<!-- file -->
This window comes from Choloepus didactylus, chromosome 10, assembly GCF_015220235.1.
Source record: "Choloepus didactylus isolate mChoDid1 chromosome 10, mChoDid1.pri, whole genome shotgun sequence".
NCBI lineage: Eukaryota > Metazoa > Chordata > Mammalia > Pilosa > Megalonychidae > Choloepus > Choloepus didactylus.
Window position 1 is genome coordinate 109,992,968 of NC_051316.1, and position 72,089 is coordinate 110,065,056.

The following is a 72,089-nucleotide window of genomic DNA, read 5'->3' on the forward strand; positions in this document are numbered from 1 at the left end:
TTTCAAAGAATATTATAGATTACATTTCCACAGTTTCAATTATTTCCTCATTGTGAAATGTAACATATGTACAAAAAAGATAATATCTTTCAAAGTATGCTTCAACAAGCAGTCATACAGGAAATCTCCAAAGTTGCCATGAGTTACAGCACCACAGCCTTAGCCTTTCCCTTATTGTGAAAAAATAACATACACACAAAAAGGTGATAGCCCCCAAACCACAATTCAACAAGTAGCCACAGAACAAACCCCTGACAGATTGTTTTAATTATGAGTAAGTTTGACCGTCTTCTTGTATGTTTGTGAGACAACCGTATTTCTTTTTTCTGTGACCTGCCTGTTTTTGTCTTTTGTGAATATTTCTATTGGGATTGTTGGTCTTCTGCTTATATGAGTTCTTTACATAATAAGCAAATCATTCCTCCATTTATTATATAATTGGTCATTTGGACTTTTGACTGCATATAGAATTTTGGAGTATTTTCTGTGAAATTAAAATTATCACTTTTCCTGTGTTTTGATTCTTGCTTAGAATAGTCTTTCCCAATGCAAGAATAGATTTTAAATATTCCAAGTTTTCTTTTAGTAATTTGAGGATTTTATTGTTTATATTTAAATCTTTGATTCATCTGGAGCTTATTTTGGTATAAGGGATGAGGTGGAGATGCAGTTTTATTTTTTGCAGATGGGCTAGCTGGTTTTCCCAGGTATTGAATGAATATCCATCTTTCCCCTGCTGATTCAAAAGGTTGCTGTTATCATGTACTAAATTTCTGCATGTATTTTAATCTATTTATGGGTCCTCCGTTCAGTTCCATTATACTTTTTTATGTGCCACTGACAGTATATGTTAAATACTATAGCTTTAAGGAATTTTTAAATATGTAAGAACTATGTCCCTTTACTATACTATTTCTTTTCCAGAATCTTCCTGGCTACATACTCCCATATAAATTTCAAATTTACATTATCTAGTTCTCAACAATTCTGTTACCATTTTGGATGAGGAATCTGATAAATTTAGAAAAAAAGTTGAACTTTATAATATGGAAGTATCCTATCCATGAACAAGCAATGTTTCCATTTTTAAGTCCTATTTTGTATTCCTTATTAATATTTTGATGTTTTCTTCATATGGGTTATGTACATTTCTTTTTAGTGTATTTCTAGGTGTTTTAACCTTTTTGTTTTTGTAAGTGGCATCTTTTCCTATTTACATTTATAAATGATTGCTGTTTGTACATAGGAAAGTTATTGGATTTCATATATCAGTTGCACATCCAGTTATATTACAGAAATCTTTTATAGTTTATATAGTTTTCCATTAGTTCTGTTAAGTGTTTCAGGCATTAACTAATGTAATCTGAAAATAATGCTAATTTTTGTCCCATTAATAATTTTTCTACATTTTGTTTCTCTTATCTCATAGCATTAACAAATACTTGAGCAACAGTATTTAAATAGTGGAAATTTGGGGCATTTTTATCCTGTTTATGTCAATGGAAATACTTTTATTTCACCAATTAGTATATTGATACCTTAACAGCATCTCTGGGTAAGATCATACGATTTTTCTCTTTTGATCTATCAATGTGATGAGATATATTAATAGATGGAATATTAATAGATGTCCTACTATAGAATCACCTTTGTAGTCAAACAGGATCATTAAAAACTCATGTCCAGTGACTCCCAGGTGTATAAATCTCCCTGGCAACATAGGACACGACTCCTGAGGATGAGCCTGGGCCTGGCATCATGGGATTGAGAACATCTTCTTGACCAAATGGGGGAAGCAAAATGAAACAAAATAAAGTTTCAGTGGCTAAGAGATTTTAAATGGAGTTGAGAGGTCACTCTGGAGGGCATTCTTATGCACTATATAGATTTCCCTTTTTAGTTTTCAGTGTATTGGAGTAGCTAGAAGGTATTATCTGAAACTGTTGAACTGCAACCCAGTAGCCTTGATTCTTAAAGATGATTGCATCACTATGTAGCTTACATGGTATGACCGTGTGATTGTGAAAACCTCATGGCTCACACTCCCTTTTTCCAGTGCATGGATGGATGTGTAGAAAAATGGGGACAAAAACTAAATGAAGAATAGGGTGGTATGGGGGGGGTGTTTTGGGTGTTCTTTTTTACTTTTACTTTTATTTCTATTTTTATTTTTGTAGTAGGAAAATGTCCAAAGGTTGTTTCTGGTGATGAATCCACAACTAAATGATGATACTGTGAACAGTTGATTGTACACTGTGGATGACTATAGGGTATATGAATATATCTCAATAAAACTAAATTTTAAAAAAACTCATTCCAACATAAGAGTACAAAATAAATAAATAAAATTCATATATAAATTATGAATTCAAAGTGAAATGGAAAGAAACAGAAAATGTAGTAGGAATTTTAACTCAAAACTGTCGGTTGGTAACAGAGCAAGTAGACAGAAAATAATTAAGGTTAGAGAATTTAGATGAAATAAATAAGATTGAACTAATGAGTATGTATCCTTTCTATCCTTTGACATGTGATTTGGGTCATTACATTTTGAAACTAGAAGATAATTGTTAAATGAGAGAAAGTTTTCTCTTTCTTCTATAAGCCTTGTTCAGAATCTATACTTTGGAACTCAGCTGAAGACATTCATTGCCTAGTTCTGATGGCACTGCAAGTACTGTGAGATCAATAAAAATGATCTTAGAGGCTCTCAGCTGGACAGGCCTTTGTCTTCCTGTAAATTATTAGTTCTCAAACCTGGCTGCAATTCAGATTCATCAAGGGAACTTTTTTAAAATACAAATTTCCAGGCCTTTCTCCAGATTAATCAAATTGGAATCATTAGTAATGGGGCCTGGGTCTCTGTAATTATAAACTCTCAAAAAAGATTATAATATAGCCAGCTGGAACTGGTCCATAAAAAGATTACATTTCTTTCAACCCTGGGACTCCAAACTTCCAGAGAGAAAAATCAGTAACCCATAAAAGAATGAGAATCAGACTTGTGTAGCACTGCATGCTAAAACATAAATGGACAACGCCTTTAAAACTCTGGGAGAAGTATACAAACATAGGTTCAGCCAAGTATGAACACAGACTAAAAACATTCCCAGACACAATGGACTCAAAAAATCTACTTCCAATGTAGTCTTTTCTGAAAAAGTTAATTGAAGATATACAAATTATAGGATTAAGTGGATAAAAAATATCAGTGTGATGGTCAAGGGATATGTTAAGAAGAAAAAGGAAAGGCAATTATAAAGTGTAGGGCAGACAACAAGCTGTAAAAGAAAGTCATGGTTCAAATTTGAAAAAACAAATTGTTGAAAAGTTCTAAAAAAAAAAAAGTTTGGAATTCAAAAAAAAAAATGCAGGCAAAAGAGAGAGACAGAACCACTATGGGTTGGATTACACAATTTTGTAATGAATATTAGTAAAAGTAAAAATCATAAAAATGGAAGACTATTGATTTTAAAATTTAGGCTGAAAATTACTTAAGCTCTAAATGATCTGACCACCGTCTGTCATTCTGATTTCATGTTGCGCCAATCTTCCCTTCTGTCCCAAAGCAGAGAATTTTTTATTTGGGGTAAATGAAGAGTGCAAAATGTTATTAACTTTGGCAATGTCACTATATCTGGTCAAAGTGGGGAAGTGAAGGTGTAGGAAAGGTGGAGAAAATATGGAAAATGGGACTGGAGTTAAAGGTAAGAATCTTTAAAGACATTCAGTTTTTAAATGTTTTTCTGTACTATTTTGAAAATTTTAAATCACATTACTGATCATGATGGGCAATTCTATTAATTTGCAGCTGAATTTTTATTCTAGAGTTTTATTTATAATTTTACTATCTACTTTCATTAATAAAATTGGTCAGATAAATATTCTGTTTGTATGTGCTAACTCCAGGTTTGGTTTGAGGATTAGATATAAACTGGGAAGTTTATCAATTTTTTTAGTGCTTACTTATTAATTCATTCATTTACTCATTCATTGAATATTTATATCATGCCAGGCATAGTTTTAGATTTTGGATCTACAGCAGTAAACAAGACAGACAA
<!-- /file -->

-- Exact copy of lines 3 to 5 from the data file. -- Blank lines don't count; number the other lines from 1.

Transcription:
NCBI lineage: Eukaryota > Metazoa > Chordata > Mammalia > Pilosa > Megalonychidae > Choloepus > Choloepus didactylus.
Window position 1 is genome coordinate 109,992,968 of NC_051316.1, and position 72,089 is coordinate 110,065,056.

The following is a 72,089-nucleotide window of genomic DNA, read 5'->3' on the forward strand; positions in this document are numbered from 1 at the left end: